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It’s May, which means college graduations are taking place across the country. The transition out of college and into your first job can be challenging, as new opportunities and new responsibilities are quickly put in front of you.

That’s why I thought it would be a great time to put together advice from myself and my amazing network of personal finance peers for all the new graduates out there ready to strike out on their own.

We’ll break out the pointers into three major sections - Employment/Income, Savings/Investments, and Budgeting/Spending.

I really encourage you to read all three sections. Personal finance is holistic; mastering any one of these while ignoring the others is going to give you much poorer results than doing your best at all three.

Fair warning, though - there’s a lot of information below! It may be a good idea to tackle one section of the post at a time :)

Employment & Income

There are lots of resources out there on how to make great resumes and cover letters and how to nail that interview, so we won’t cover those here today. Let’s fast forward a bit and say you’re in the wonderful position of having one or more offers in front of you and you’re trying to figure out which job to take.

Pick the Right Job

If you’ve got multiple offers, don’t just make your decision based on the salary. Here’s why:

  1. If the jobs aren’t located in the same city, it’s not an apples-to-apples comparison because the cost of living in each city could be different. I remember when I was graduating from college, I had an offer in Chicago that was 10% higher than my job offer in Madison. After taking the cost of living into account, the two ended up being roughly the same in terms of how much I’d have left after expenses.
  2. Salary is just one piece of the puzzle. You should also compare benefits; if Job A has a killer healthcare plan, that might save you thousands of dollars a year. If Job B has a better retirement plan, that could tip the scales.
  3. Beyond the financials, look at the “squishy stuff.” Which job has a better path for advancement? Which job has a team and leadership that you can learn from? Which job will better train you in skills that are transferable should you choose to change jobs later on?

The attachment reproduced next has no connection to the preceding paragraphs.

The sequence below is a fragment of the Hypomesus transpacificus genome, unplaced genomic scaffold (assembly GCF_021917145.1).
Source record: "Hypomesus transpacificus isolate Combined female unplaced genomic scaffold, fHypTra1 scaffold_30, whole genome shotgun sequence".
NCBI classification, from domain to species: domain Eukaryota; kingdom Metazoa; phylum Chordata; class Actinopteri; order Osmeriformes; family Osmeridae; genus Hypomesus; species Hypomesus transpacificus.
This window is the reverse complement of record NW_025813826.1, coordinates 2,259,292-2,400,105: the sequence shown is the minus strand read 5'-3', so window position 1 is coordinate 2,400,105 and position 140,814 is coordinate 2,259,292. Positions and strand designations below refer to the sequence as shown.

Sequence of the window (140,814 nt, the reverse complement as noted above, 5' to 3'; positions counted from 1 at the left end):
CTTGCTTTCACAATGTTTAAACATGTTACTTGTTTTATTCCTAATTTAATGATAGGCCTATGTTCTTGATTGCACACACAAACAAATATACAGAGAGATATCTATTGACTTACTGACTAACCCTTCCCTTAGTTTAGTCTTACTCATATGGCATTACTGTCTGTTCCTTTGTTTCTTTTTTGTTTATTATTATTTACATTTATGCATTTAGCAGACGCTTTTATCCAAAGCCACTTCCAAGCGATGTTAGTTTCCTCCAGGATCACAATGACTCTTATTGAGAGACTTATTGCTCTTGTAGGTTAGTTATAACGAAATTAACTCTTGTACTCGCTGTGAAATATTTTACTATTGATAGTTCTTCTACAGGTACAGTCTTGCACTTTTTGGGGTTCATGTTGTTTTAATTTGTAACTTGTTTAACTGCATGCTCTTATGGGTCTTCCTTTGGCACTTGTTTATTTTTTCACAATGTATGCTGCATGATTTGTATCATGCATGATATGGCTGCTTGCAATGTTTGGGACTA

4. Finally, remember that your first job likely won’t be your last. If you take a job and it’s not a good fit, that’s ok. You have the chance (and the right) to try something different.

Negotiate Your Starting Salary

In the process of picking your job, I’ll also encourage this: negotiate your starting salary. I know that can be intimidating, but raising your starting salary can have a big impact on your long-term earnings.

If you have other job offers with higher numbers, use those as leverage. The conversation could go like this:

Working here would be my number one preference. I think this place is a great fit for me and I know I’ll bring a lot to the position to help you be successful. That said, I do have some competing offers with higher salaries. Is there room for negotiation in the salary you’ve offered me?

Phrased this way, you’re not saying that you’d turn down the existing salary, but you are advocating for yourself to get something better. It doesn’t hurt to ask - the worst they can say is no. If that’s what happens, then you can choose whether or not the original salary is good enough.

Always Do Your Best

Once you’ve got that job, work hard and do your best. When getting your first job, the things that determine your salary are your degree, your GPA, and what potential the hiring manager sees in you.

After that, you’ll find out that those things very quickly lose their importance. Your raises, promotions, and anything else all come down to one simple factor - what value you provide to the company.

There will always be someone who has a better name, better connections or more God-given talent; the only thing you can do about it is outwork them.